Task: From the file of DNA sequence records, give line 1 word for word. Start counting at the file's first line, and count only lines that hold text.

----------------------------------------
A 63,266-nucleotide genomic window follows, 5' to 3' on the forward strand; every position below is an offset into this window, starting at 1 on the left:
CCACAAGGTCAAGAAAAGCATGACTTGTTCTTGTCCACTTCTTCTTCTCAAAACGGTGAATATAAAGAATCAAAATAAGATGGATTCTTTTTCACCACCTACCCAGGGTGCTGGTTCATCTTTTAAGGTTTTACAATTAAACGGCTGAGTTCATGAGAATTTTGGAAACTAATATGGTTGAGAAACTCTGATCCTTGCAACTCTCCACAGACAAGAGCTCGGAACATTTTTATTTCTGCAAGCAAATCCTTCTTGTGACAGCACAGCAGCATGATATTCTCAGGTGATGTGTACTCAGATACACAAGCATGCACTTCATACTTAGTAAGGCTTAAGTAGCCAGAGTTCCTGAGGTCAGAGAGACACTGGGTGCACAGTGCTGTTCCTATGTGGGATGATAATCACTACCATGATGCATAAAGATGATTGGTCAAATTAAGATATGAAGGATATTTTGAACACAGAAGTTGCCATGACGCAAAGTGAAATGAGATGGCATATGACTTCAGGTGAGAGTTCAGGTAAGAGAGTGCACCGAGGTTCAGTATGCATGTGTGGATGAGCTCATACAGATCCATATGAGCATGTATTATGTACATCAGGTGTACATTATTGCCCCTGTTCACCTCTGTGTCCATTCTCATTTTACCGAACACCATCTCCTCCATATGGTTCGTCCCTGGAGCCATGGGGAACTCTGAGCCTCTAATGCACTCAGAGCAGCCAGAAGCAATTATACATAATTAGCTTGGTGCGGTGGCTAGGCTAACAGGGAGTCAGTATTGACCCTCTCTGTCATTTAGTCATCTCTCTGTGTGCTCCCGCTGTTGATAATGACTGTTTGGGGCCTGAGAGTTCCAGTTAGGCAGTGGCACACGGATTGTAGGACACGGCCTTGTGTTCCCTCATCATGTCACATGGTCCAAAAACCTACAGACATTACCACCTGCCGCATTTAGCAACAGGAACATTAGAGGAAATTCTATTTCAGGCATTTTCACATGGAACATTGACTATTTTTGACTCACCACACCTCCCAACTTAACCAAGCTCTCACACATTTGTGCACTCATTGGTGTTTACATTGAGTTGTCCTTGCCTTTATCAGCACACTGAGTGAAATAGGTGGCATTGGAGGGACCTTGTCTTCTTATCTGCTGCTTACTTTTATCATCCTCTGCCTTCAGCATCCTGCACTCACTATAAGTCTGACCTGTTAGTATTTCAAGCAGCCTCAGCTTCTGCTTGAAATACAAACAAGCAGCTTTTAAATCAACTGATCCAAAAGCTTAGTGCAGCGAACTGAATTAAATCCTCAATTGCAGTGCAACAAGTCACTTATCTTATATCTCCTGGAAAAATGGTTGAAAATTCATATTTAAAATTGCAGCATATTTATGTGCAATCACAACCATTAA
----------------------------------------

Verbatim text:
A 63,266-nucleotide genomic window follows, 5' to 3' on the forward strand; every position below is an offset into this window, starting at 1 on the left: